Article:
Doklam Standoff: Who’s Involved & Why’s India Bothered?

If Doklam falls in Bhutan, what is India so afraid of?

2 min read

Since June this year, Indian and Chinese troops have been locked in a face-off at the border trijunction with Bhutan. Trijunction matlab? Where the borders of China, India and Bhutan meet.

Now, the area in question is called the Doklam plateau – 89 sq kilometres that China claims as its own (no surprises there!) Rewind to 16 June, when India went into Doklam and told the Chinese People’s Liberation Army to give it a rest – aage raasta bandh hai! But India also quickly added, not for me bro, for Bhutan... I’m intervening on behalf of Bhutan. Now if Doklam falls in Bhutan, what is India so afraid of?


If you look at the map, Doklam lies very close to Chumbi Valley, a tiny slice of Tibetan territory that overlooks India's 'Chicken Neck' – the Siliguri corridor – which is India's only narrow link to its northeast. So if India allows China to claim Doklam, we'll basically be handing the PLA a readymade launchpad to cut off the northeastern states.

Besides, China has already built a highway that allows the 500 kilometre journey from Lhasa up to Chumbi Valley to be completed in just eight hours. Not only this, in the next two years, the Beijing-Lhasa railroad will allow Chinese troops to march right up to India's entrance, the Nathu La pass. Toh darna toh jaayaz hai na?


Now let's talk technicalities. Who really possesses Doklam? The root of the entire ghotala lies in this question.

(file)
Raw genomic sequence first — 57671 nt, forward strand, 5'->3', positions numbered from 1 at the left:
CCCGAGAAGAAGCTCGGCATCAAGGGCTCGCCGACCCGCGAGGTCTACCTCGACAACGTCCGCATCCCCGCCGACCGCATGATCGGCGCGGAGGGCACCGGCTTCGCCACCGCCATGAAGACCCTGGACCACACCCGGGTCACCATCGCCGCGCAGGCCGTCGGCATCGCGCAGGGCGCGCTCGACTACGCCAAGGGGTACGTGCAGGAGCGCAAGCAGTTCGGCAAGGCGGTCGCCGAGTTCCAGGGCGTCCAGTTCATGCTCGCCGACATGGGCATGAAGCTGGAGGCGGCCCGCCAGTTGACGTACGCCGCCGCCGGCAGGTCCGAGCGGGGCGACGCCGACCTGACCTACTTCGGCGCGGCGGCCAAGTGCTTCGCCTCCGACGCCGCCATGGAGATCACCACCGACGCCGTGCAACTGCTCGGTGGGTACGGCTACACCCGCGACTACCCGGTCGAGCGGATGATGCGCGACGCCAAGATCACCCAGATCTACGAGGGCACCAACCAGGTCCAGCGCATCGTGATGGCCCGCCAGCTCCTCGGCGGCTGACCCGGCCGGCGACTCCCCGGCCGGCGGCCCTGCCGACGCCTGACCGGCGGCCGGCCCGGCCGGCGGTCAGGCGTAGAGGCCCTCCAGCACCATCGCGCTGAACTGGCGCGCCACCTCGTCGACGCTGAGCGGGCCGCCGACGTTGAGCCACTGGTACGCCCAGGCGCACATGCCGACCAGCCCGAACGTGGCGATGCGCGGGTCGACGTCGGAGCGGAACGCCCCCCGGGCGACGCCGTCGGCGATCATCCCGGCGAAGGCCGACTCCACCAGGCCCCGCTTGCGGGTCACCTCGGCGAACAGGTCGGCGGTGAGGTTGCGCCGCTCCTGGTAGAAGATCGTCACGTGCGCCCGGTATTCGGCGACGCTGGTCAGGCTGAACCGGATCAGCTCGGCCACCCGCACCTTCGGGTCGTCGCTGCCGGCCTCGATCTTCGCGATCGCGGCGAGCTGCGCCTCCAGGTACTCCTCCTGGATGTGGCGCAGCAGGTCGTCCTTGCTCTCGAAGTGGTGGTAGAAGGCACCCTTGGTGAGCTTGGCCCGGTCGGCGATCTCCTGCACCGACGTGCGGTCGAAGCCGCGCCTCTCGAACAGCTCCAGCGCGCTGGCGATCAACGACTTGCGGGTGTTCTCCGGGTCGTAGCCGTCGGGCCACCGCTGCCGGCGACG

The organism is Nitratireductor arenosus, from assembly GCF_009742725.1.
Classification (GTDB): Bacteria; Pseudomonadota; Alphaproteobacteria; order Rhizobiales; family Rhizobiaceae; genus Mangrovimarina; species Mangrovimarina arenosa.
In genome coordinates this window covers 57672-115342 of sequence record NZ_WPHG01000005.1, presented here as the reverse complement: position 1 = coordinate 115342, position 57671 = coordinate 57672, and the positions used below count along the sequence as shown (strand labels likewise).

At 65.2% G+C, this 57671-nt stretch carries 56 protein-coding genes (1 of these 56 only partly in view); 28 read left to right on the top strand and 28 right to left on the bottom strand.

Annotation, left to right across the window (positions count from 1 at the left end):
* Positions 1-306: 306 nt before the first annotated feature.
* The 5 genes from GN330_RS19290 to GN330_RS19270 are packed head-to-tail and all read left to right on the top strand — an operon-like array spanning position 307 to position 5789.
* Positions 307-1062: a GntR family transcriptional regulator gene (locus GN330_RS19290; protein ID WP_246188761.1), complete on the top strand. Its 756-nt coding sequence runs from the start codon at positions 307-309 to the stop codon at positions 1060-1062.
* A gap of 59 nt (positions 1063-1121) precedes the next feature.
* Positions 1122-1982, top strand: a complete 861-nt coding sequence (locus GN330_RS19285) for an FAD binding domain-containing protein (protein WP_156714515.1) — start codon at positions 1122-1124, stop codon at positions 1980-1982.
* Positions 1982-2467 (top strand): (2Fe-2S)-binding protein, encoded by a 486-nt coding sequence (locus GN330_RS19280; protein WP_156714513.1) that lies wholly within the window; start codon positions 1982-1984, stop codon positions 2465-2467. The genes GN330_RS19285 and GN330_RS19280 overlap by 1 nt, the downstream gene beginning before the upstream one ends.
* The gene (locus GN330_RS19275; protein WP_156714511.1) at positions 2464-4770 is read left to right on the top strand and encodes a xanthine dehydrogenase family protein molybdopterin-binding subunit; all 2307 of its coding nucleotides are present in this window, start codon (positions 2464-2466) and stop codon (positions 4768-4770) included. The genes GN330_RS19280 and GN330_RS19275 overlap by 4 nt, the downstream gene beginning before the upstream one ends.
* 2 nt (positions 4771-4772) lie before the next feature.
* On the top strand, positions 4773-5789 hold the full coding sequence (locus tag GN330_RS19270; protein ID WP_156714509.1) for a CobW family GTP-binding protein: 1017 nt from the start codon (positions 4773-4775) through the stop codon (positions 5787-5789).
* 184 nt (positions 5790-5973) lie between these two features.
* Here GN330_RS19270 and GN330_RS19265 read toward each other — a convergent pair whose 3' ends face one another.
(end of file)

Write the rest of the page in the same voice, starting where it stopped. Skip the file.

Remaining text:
So, there are few mutually accepted International Boundaries in this region. The three countries go by de facto positions, meaning, whoever has a military presence and physical possession of an area, gets to stake claim.

So today, while Doklam plateau is in possession of Bhutan, it is largely unoccupied by the Bhutanese Army, allowing the PLA to patrol khulle aam.


Now, let's rewind further back in time to the 19th century. China bases its claims to Doklam on the Anglo-Chinese Convention of 1890, which decided the Sikkim-Tibet border. But Bhutan's point is that ‘bro... we weren't even AT the meeting where this agreement was signed, so please take this document and go back to your own sovereign state, thankyou very much!’

Incidentally, such standoffs have taken place before too. But this time, the Chinese media has been giving relentless dhamkis to India. The three countries had agreed upon maintaining status quo for disputed territories until everyone could come to a mutual settlement. But that agreement seems to have gone out of the window.

Now, China's incursions and India's unprecedented intervention, has made this Doklam Standoff a cause for concern.

(With video inputs from British Pathe.)

Video Editor: Vivek Gupta and Sandeep Suman
Camera: Shiv Kumar Maurya

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Topics:  Doklam 

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